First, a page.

Controlled Flight into Terrain (CFIT) is the #2 leading cause of General Aviation fatal accidents involving the loss of life. There have been over 9,000 deaths due to CFIT since the introduction of commercial jets. Between 2000 and 2009 approximately 961 people died worldwide as a result of CFIT, the second largest cause of aircraft accident fatalities.
CFIT occurs when the aircraft is under the control of the pilot(s), there is an in-flight collision with terrain, water, or obstacles and the pilot(s) have little or no awareness of the impending collision. CFIT normally occurs at cruise or maneuvering speeds.
For CFIT, the greatest concern is a loss of ‘place information’. Once a pilot’s mental picture of where they are at present, and where they will be in the future diminishes, safety becomes compromised. This is particularly crucial during those phases of flight when terrain clearance is unavoidably reduced (e.g. initial climb and approach). Reportedly, more than two-thirds of all CFIT accidents result from a loss of vertical situational awareness or an altitude error”.
Satellite Based Augmentation Systems (SBAS) deliver error corrections, extra ranging signals (from the geostationary satellite) and integrity information for each GPS satellite being monitored. Like GBAS it also augments GPS signals to provide aircraft with very precise positioning guidance, both horizontal and vertical.
However SBAS differs from GBAS in that it provides GPS integrity monitoring via satellites, rather than from the ground and potentially provides coverage for a wider geographical area.
Currently SBAS systems in operation that are certified for APV approaches – the US WAAS, and European EGNOS which covers the majority of the European Union (EU), along with some neighbouring countries and regions.
Several countries have implemented their own Satellite-based Augmentation System. Japan: Multi-functional Satellite Augmentation System (MSAS) and India: GPS and GEO Augmented Navigation (GAGAN). SBAS systems in development are China: Satellite Navigation Augmentation System (SNAS); South Korea: Wide Area Differential Global Positioning System (WADGPS) and Russia: System for Differential Corrections and Monitoring (SDCM)
Satellite Based Augmentation Systems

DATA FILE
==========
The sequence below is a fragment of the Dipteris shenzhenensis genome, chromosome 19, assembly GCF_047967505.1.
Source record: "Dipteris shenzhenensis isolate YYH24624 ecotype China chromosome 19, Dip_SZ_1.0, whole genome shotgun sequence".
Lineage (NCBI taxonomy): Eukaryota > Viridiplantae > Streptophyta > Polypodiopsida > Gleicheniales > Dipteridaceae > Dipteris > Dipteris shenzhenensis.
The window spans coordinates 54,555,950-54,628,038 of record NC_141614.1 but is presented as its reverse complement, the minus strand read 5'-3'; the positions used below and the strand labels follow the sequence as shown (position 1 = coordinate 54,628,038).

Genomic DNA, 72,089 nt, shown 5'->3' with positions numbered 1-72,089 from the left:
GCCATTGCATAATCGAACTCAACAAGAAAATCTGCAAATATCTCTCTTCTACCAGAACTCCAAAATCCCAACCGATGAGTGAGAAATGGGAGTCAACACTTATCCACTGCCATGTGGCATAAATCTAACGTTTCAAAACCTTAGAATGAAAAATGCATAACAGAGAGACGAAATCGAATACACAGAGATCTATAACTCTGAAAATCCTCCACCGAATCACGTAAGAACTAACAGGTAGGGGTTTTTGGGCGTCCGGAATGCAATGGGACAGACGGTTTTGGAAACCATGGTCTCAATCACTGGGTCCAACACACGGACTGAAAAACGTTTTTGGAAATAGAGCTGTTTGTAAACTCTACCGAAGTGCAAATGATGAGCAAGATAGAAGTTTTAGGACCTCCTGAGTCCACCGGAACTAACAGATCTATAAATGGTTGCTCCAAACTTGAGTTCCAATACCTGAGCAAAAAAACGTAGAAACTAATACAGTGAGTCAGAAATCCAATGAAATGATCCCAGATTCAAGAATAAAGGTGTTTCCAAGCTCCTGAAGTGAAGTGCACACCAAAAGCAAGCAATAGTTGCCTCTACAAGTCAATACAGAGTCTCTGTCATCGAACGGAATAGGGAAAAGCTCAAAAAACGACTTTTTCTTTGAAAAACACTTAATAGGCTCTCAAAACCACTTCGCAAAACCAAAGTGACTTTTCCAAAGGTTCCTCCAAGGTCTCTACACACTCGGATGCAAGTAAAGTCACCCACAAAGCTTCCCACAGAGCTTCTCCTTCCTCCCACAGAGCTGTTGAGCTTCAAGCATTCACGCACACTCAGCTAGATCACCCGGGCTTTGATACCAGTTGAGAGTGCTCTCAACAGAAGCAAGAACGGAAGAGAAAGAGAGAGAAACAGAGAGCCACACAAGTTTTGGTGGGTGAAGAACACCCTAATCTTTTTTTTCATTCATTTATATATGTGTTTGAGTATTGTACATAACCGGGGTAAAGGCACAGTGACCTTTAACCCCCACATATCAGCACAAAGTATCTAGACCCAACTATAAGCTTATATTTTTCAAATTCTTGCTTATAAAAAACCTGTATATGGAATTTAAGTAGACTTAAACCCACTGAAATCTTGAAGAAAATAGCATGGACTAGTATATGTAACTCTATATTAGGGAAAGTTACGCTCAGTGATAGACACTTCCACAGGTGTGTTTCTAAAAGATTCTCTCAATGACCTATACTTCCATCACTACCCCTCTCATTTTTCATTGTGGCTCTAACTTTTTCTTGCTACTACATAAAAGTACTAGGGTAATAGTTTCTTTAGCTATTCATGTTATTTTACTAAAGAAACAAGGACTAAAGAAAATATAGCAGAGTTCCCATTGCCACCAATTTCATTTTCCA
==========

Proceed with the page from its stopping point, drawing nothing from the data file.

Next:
A Satellite-based Augmentation System (SBAS) is a civil aviation safety-critical system that supports wide-area or regional augmentation – even continental scale – through the use of geostationary (GEO) satellites which broadcast the augmentation information. A SBAS augments primary GNSS constellation(s) by providing GEO ranging, integrity and correction information. While the main goal of SBAS is to provide integrity assurance, it also increases the accuracy with position errors below 1 meter (1 sigma).
The ground infrastructure includes the accurately-surveyed sensor stations which receive the data from the primary GNSS satellites and a Processing Facility Center which computes integrity, corrections and GEO ranging data forming the SBAS signal-in-space (SIS). The SBAS GEO satellites relay the SIS to the SBAS users which determine their position and time information. For this, they use measurements and satellite positions both from the primary GNSS constellation(s) and the SBAS GEO satellites and apply the SBAS correction data and its integrity.
Low orbit navigation system to help unmanned vehicles
Chinese researchers are developing a satellite navigation system to assist the development of unmanned vehicles. The low orbit Satellite Based Augmentation System (SBAS) is developed by China Aerospace Science and Technology Corporation.
The system is based on a low orbit micro-nano satellite that was launched together with the fourth Fengyun-III meteorological satellite in November 2017. The low orbit navigation satellite can conduct high accuracy positioning down to the centimeter level in five minutes.
High-accuracy positioning on the ocean and across remote mountainous areas will be helped by the low orbit SBAS, which can also act as ground observation stations.
The SBAS is considered the best choice for unmanned vehicles, since it has the advantages of lower costs and global coverage. The low orbit SBAS is also expected to be applied in agricultural drones and landslide monitoring.
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